Skylark (Alauda arvensis)
The Skylark, or as it is scientifically known, Alauda arvensis, is a small greyish-brown passerine bird species with streaks all over its upper body and a pure white belly. They are about 16 to 18 cm long with the male lark having broader wings than that of the female for more efficient hovering. Like other larks, the skylark is not a spectacular looking bird but is rather a dull species with a short, stout crest on their heads, which they can lower or raise, and stout legs. A lot of their time is spent foraging for food on the ground as they eat mainly seeds and insects especially in the breeding season.
When the skylark takes flight it sings a beautiful song, which can be clearly heard by all, although it can be difficult to see him as he flies 50 to 100 m above the ground, staying in one spot. The song lasts for about 2 to 3 minutes but lasts longer as the season changes and it gets later in the year. When they fly away from you, you can see their short broad wings and short tail because of the white tail and edges of the wings.
The Skylark breeds mainly throughout Britain and Europe, in the mountains of North Africa and in certain parts of Asia. The eastern populations are a more migratory type bird, moving south for the winter. Even the western populations will move to the coast and lowlands for the winter. The skylark enjoys open areas like cultivated land, heath land and meadows. The skylark also uses the ground to make a grass nest, which it hides in between the foliage making it difficult to find. The female will then lay between 3 to 6 eggs during June and may have a second and third brood later on in the year. The eggs are an off-white with brownish-purple spots near the large end of the egg.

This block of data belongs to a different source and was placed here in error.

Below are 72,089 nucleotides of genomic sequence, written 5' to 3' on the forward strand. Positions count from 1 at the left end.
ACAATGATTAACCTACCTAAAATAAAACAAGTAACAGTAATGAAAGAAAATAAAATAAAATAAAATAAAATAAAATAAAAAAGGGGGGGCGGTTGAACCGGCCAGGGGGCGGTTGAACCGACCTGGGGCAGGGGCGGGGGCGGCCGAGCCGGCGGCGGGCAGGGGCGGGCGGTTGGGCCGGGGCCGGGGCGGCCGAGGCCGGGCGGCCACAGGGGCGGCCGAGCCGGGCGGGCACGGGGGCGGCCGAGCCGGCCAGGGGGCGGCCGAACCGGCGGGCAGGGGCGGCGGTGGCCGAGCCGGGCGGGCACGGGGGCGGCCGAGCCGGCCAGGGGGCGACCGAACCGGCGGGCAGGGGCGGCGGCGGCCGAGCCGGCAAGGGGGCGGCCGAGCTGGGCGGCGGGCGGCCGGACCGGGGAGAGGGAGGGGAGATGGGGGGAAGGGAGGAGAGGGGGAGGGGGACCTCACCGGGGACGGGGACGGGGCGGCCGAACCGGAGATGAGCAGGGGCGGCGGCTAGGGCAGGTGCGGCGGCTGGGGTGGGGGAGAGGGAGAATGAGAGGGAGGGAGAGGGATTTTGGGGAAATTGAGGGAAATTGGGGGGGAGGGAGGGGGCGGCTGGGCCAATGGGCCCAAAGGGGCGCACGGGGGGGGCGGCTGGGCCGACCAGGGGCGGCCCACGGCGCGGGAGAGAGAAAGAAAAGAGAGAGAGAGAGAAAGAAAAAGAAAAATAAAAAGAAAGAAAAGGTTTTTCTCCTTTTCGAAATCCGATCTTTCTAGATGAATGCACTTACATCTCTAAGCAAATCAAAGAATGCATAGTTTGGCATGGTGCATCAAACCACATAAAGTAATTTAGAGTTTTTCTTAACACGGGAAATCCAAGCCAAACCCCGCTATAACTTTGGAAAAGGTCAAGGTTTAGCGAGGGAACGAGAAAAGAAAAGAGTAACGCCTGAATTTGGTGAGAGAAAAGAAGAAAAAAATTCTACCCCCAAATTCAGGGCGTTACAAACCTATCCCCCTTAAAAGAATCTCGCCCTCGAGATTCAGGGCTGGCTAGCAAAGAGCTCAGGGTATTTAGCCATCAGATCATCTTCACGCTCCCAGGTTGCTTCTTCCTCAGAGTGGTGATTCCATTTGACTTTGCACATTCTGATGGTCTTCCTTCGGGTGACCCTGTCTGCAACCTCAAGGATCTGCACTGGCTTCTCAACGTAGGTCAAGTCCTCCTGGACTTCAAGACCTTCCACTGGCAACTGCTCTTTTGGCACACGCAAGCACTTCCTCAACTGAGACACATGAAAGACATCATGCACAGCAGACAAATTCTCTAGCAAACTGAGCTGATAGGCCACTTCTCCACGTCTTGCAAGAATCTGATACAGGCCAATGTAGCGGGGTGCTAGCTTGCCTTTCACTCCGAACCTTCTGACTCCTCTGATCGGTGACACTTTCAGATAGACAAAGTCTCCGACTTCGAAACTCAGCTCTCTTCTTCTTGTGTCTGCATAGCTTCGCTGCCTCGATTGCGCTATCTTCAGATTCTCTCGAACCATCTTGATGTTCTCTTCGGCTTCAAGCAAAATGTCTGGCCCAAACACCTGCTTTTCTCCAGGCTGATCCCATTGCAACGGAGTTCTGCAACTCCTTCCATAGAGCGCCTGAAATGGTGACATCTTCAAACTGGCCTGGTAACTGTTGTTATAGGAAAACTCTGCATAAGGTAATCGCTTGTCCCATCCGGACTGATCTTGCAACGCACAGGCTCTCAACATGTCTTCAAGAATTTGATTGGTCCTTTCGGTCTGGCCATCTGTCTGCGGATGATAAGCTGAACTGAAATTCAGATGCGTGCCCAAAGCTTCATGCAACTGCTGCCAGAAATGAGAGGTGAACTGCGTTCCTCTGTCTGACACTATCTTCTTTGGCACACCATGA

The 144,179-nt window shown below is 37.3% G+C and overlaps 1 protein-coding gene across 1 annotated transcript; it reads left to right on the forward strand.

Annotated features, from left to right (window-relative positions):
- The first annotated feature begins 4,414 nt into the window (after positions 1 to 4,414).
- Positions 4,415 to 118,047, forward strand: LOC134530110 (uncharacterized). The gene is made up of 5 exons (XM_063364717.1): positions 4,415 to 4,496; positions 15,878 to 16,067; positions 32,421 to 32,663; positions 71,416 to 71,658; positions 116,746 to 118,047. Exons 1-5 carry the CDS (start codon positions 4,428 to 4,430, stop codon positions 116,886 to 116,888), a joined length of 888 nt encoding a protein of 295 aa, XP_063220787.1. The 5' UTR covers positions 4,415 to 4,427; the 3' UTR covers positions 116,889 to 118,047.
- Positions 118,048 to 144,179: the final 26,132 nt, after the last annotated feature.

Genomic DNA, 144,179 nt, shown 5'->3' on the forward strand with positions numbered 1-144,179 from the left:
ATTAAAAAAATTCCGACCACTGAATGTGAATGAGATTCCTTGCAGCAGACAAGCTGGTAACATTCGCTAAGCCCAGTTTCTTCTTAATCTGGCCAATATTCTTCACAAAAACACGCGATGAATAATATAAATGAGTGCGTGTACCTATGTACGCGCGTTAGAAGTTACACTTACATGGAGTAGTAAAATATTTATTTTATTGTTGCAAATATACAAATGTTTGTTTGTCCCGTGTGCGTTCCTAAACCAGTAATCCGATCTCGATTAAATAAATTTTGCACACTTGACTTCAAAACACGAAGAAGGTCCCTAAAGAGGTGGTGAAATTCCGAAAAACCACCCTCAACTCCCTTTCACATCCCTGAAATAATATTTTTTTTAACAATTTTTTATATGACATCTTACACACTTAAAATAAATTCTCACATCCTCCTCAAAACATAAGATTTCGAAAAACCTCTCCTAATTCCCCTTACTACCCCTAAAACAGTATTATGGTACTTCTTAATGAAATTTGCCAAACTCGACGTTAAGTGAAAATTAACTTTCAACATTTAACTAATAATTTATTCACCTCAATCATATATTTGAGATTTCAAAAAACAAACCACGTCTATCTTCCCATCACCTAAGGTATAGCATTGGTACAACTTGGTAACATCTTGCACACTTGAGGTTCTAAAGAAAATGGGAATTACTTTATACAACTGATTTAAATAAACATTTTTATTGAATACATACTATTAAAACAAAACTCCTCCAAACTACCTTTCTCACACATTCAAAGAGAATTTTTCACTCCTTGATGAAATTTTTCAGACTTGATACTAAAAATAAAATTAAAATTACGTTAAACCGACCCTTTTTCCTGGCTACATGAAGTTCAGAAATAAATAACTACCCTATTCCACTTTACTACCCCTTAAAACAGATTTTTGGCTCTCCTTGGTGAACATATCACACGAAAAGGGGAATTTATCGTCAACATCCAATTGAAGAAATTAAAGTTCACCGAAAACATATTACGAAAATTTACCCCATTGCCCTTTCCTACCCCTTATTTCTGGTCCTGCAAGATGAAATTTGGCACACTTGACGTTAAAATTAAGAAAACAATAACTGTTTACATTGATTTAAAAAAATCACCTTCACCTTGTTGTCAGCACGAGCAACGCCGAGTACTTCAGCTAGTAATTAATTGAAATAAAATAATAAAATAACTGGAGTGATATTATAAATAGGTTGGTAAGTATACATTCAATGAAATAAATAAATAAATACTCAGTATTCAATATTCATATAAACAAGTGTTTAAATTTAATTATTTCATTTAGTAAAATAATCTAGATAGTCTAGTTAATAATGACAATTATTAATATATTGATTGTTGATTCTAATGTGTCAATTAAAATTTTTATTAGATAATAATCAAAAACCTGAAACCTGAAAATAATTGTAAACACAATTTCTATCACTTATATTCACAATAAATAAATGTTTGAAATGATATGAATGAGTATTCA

In the last 30 years the UK skylarks have decreased in numbers to the point of there being only 10% of what was recorded three decades ago. This large decline in the population seems to be connected to changing farming practices more than because of the pesticides used. Before cereals were planted in spring, grown through the summer months and harvested in early autumn but now that has changed, which has made it harder for the skylark to find food.